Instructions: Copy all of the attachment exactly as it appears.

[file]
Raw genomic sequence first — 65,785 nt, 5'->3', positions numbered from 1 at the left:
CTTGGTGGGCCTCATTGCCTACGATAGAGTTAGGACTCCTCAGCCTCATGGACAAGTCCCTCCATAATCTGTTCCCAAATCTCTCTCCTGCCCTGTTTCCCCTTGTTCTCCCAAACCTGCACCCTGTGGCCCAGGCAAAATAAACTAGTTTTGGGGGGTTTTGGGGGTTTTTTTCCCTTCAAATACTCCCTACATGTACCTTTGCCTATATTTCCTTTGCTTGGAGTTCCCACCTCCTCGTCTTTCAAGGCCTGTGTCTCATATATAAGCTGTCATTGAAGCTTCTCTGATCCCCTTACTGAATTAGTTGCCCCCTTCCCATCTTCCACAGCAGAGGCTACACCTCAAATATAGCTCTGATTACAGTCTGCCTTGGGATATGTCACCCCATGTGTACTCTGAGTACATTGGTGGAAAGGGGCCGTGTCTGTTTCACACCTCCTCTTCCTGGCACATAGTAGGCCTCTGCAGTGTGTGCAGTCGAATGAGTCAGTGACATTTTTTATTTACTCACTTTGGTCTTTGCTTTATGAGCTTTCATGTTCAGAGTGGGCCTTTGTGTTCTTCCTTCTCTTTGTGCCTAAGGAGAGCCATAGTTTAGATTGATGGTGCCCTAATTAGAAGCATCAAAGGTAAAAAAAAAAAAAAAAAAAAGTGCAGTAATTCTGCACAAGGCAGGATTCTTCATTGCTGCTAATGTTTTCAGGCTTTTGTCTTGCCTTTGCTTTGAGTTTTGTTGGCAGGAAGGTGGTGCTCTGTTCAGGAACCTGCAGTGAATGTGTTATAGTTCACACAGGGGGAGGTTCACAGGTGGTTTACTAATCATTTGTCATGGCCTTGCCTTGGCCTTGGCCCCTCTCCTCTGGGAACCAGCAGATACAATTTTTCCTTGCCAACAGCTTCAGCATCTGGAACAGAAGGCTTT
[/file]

Raw genomic sequence first — 65,785 nt, 5'->3', positions numbered from 1 at the left:
CTTGGTGGGCCTCATTGCCTACGATAGAGTTAGGACTCCTCAGCCTCATGGACAAGTCCCTCCATAATCTGTTCCCAAATCTCTCTCCTGCCCTGTTTCCCCTTGTTCTCCCAAACCTGCACCCTGTGGCCCAGGCAAAATAAACTAGTTTTGGGGGGTTTTGGGGGTTTTTTTCCCTTCAAATACTCCCTACATGTACCTTTGCCTATATTTCCTTTGCTTGGAGTTCCCACCTCCTCGTCTTTCAAGGCCTGTGTCTCATATATAAGCTGTCATTGAAGCTTCTCTGATCCCCTTACTGAATTAGTTGCCCCCTTCCCATCTTCCACAGCAGAGGCTACACCTCAAATATAGCTCTGATTACAGTCTGCCTTGGGATATGTCACCCCATGTGTACTCTGAGTACATTGGTGGAAAGGGGCCGTGTCTGTTTCACACCTCCTCTTCCTGGCACATAGTAGGCCTCTGCAGTGTGTGCAGTCGAATGAGTCAGTGACATTTTTTATTTACTCACTTTGGTCTTTGCTTTATGAGCTTTCATGTTCAGAGTGGGCCTTTGTGTTCTTCCTTCTCTTTGTGCCTAAGGAGAGCCATAGTTTAGATTGATGGTGCCCTAATTAGAAGCATCAAAGGTAAAAAAAAAAAAAAAAAAAAGTGCAGTAATTCTGCACAAGGCAGGATTCTTCATTGCTGCTAATGTTTTCAGGCTTTTGTCTTGCCTTTGCTTTGAGTTTTGTTGGCAGGAAGGTGGTGCTCTGTTCAGGAACCTGCAGTGAATGTGTTATAGTTCACACAGGGGGAGGTTCACAGGTGGTTTACTAATCATTTGTCATGGCCTTGCCTTGGCCTTGGCCCCTCTCCTCTGGGAACCAGCAGATACAATTTTTCCTTGCCAACAGCTTCAGCATCTGGAACAGAAGGCTTT